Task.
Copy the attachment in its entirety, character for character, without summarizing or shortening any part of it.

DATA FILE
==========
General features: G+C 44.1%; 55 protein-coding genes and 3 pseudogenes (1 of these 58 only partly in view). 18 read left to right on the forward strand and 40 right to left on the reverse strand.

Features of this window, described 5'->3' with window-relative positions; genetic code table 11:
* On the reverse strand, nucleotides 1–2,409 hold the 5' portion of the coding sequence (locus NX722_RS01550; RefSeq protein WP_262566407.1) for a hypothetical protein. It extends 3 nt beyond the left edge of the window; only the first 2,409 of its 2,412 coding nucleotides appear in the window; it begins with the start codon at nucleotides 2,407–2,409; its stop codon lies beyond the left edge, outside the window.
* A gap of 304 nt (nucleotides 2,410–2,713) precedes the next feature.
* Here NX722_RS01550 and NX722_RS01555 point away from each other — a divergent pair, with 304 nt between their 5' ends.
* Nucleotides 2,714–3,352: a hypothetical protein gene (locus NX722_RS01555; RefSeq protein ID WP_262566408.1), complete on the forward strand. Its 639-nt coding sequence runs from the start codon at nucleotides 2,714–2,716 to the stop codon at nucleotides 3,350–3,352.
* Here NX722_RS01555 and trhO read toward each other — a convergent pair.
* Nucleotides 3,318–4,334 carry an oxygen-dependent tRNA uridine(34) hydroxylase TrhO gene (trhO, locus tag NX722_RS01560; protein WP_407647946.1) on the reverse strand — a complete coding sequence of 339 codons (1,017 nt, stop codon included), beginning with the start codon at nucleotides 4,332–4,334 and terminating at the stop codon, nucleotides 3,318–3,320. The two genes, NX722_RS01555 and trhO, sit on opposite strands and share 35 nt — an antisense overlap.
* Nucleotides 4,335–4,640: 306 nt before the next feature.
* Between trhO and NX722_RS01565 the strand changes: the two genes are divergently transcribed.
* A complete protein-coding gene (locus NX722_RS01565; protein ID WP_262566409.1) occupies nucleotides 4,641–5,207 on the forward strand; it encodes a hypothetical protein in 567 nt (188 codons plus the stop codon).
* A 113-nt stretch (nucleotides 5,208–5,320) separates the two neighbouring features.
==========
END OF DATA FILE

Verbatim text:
General features: G+C 44.1%; 55 protein-coding genes and 3 pseudogenes (1 of these 58 only partly in view). 18 read left to right on the forward strand and 40 right to left on the reverse strand.

Features of this window, described 5'->3' with window-relative positions; genetic code table 11:
* On the reverse strand, nucleotides 1–2,409 hold the 5' portion of the coding sequence (locus NX722_RS01550; RefSeq protein WP_262566407.1) for a hypothetical protein. It extends 3 nt beyond the left edge of the window; only the first 2,409 of its 2,412 coding nucleotides appear in the window; it begins with the start codon at nucleotides 2,407–2,409; its stop codon lies beyond the left edge, outside the window.
* A gap of 304 nt (nucleotides 2,410–2,713) precedes the next feature.
* Here NX722_RS01550 and NX722_RS01555 point away from each other — a divergent pair, with 304 nt between their 5' ends.
* Nucleotides 2,714–3,352: a hypothetical protein gene (locus NX722_RS01555; RefSeq protein ID WP_262566408.1), complete on the forward strand. Its 639-nt coding sequence runs from the start codon at nucleotides 2,714–2,716 to the stop codon at nucleotides 3,350–3,352.
* Here NX722_RS01555 and trhO read toward each other — a convergent pair.
* Nucleotides 3,318–4,334 carry an oxygen-dependent tRNA uridine(34) hydroxylase TrhO gene (trhO, locus tag NX722_RS01560; protein WP_407647946.1) on the reverse strand — a complete coding sequence of 339 codons (1,017 nt, stop codon included), beginning with the start codon at nucleotides 4,332–4,334 and terminating at the stop codon, nucleotides 3,318–3,320. The two genes, NX722_RS01555 and trhO, sit on opposite strands and share 35 nt — an antisense overlap.
* Nucleotides 4,335–4,640: 306 nt before the next feature.
* Between trhO and NX722_RS01565 the strand changes: the two genes are divergently transcribed.
* A complete protein-coding gene (locus NX722_RS01565; protein ID WP_262566409.1) occupies nucleotides 4,641–5,207 on the forward strand; it encodes a hypothetical protein in 567 nt (188 codons plus the stop codon).
* A 113-nt stretch (nucleotides 5,208–5,320) separates the two neighbouring features.